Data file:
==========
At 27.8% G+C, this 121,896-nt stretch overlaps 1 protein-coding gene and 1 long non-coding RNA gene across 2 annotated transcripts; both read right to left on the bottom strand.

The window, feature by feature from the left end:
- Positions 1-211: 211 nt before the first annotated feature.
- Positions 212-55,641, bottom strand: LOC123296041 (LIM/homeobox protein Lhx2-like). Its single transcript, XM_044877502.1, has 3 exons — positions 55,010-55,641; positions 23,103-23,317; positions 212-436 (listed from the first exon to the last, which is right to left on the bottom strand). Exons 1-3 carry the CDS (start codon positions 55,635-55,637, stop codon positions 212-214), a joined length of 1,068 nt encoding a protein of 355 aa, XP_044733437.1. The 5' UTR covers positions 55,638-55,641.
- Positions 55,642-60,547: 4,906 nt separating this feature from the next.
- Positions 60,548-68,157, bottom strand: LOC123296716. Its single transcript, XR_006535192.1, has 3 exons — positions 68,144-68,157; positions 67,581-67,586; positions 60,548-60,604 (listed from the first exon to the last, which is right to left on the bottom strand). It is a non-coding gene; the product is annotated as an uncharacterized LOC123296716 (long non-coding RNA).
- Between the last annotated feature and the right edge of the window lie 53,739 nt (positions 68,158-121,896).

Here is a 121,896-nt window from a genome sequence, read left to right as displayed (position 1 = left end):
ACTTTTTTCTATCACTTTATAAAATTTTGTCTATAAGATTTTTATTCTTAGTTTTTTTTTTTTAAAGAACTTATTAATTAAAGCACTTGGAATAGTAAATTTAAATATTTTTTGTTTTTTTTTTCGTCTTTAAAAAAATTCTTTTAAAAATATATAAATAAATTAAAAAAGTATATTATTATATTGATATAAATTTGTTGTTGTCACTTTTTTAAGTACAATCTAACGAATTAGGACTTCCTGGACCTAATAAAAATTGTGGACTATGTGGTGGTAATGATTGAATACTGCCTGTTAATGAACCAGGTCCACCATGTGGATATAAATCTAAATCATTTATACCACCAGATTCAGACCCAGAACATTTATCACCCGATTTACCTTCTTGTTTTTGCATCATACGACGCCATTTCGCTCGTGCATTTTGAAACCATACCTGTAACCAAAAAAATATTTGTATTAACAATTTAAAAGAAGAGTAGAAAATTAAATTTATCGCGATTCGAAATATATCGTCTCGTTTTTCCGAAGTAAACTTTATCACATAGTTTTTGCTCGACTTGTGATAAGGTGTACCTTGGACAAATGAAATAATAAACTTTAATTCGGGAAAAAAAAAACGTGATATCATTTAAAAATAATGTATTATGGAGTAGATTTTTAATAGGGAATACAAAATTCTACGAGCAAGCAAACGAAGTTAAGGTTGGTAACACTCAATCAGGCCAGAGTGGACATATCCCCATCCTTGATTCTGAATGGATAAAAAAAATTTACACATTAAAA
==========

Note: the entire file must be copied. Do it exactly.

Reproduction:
At 27.8% G+C, this 121,896-nt stretch overlaps 1 protein-coding gene and 1 long non-coding RNA gene across 2 annotated transcripts; both read right to left on the bottom strand.

The window, feature by feature from the left end:
- Positions 1-211: 211 nt before the first annotated feature.
- Positions 212-55,641, bottom strand: LOC123296041 (LIM/homeobox protein Lhx2-like). Its single transcript, XM_044877502.1, has 3 exons — positions 55,010-55,641; positions 23,103-23,317; positions 212-436 (listed from the first exon to the last, which is right to left on the bottom strand). Exons 1-3 carry the CDS (start codon positions 55,635-55,637, stop codon positions 212-214), a joined length of 1,068 nt encoding a protein of 355 aa, XP_044733437.1. The 5' UTR covers positions 55,638-55,641.
- Positions 55,642-60,547: 4,906 nt separating this feature from the next.
- Positions 60,548-68,157, bottom strand: LOC123296716. Its single transcript, XR_006535192.1, has 3 exons — positions 68,144-68,157; positions 67,581-67,586; positions 60,548-60,604 (listed from the first exon to the last, which is right to left on the bottom strand). It is a non-coding gene; the product is annotated as an uncharacterized LOC123296716 (long non-coding RNA).
- Between the last annotated feature and the right edge of the window lie 53,739 nt (positions 68,158-121,896).

Here is a 121,896-nt window from a genome sequence, read left to right as displayed (position 1 = left end):
ACTTTTTTCTATCACTTTATAAAATTTTGTCTATAAGATTTTTATTCTTAGTTTTTTTTTTTTAAAGAACTTATTAATTAAAGCACTTGGAATAGTAAATTTAAATATTTTTTGTTTTTTTTTTCGTCTTTAAAAAAATTCTTTTAAAAATATATAAATAAATTAAAAAAGTATATTATTATATTGATATAAATTTGTTGTTGTCACTTTTTTAAGTACAATCTAACGAATTAGGACTTCCTGGACCTAATAAAAATTGTGGACTATGTGGTGGTAATGATTGAATACTGCCTGTTAATGAACCAGGTCCACCATGTGGATATAAATCTAAATCATTTATACCACCAGATTCAGACCCAGAACATTTATCACCCGATTTACCTTCTTGTTTTTGCATCATACGACGCCATTTCGCTCGTGCATTTTGAAACCATACCTGTAACCAAAAAAATATTTGTATTAACAATTTAAAAGAAGAGTAGAAAATTAAATTTATCGCGATTCGAAATATATCGTCTCGTTTTTCCGAAGTAAACTTTATCACATAGTTTTTGCTCGACTTGTGATAAGGTGTACCTTGGACAAATGAAATAATAAACTTTAATTCGGGAAAAAAAAAACGTGATATCATTTAAAAATAATGTATTATGGAGTAGATTTTTAATAGGGAATACAAAATTCTACGAGCAAGCAAACGAAGTTAAGGTTGGTAACACTCAATCAGGCCAGAGTGGACATATCCCCATCCTTGATTCTGAATGGATAAAAAAAATTTACACATTAAAA